The groundwork for a lot of the way we think about public space was laid by social ecology and environmental psychology thinkers of the mid- to late-20th century. If you're not already familiar with these names, have a look at some of the links here, and if you'd like, check out their original writings.
The proto-urbanist of the modern city is Lewis Mumford. He had a way with words--one of my favorite quotes of his is "forget the damned motor car and build the city for lovers and friends." His writings were the beginning of the critique of the engineered, technocratic city that would later become the populist defense of Greenwich Village against freeways and urban renewal made by Jane Jacobs. Her most important book, The Death and Life of Great American Cities, gets into the social life of neighborhoods and explores the kind of informal social interactions that make for resilient, safe, interesting places. New York's Project for Public Spaces considers Jacobs its intellectual godmother. Her defense of "eyes on the street" and informal play on stoops and in alleyways ran against the grain in the 60s, but is common wisdom in planning today.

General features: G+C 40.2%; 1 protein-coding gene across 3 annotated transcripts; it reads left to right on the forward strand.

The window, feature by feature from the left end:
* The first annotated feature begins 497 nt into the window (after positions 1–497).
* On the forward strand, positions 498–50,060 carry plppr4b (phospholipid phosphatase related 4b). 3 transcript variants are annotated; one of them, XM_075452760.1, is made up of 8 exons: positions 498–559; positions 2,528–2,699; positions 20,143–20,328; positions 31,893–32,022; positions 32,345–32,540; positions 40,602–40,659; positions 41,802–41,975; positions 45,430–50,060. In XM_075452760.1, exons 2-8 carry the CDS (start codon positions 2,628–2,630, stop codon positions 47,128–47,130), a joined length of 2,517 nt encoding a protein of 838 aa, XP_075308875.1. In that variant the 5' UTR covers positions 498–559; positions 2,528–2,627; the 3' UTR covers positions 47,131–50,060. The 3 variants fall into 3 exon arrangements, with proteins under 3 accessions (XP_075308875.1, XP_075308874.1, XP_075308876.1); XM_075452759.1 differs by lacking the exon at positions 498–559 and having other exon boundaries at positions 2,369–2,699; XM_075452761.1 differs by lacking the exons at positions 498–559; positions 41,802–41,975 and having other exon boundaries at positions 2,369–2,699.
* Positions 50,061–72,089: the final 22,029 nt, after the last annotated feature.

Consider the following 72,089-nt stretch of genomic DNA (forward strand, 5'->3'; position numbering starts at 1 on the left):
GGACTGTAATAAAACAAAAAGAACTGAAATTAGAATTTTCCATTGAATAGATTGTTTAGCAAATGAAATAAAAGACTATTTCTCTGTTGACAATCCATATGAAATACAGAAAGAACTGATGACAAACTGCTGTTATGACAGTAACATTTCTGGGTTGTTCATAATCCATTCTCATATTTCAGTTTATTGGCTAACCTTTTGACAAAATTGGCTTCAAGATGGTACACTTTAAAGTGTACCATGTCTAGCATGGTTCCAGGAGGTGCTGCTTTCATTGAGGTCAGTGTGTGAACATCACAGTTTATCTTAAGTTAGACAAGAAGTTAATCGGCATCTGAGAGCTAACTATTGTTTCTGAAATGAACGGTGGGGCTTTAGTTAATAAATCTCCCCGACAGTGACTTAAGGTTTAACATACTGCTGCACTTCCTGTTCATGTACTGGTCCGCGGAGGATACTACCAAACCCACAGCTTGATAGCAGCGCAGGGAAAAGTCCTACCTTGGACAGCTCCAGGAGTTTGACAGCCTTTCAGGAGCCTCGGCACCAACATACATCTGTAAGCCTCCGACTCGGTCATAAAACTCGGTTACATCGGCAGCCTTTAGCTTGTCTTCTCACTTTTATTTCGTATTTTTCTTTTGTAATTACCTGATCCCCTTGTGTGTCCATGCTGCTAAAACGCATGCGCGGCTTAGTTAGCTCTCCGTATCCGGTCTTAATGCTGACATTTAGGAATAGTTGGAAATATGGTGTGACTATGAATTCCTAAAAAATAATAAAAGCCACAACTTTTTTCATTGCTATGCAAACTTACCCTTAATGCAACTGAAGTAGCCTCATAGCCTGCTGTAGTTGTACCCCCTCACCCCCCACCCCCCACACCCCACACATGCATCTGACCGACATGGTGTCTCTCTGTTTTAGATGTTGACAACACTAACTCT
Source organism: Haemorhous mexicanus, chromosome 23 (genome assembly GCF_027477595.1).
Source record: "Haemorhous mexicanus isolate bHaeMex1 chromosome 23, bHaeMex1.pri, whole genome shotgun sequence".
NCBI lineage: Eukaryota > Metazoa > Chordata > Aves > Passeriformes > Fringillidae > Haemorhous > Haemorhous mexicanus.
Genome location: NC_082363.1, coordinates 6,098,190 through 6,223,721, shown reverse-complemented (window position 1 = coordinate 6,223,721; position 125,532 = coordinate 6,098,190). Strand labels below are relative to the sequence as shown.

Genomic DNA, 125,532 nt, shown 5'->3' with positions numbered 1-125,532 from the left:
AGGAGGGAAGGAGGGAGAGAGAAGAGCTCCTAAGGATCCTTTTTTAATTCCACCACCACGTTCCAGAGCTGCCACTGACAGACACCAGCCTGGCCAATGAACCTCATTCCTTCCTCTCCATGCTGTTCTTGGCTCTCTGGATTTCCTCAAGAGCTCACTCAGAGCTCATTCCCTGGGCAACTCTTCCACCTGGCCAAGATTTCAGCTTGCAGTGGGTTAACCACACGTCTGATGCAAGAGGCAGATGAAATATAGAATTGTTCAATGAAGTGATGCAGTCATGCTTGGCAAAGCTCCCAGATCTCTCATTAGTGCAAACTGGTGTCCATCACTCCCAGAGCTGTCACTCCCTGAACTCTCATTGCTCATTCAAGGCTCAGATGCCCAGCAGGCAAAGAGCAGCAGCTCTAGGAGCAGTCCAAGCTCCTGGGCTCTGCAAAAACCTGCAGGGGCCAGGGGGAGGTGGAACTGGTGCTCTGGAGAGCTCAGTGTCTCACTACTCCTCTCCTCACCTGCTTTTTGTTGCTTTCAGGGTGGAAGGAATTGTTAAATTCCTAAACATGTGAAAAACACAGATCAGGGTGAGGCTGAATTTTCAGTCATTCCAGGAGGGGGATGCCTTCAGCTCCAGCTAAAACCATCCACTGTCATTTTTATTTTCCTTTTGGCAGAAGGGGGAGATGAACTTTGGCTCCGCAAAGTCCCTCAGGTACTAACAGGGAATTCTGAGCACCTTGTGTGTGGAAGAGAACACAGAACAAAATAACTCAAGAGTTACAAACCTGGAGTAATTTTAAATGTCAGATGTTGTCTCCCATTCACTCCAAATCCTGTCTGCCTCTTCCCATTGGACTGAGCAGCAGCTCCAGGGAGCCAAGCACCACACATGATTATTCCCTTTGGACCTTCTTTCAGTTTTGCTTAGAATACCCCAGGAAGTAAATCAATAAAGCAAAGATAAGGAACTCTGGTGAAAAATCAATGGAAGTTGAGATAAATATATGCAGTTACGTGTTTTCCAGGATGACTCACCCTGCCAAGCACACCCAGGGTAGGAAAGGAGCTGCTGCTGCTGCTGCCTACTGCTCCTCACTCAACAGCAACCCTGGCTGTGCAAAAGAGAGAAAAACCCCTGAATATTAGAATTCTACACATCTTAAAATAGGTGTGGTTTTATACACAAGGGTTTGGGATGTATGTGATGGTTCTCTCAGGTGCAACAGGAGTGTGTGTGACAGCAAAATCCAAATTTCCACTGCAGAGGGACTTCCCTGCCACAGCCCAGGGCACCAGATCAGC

Allan Jacobs, no relation to Jane, is a designer at emeritus faculty at UC Berkeley. His book Great Streets outlines the design characteristics of good public spaces and looks at how scale and form contribute to the social life of cities.
The person to have done the most to create primary research on how people actually use public space is William Whyte. His contribution was to systematize and quantify the successful design characteristics of public spaces (much like Corbusier did for architecture in creating the proportions of his Modulor Man) by actually filming people using public space and scientifically analyzing their behaviors. Whyte's work was tremendously influential and helped urban designers understand the human implications of the spaces they were creating.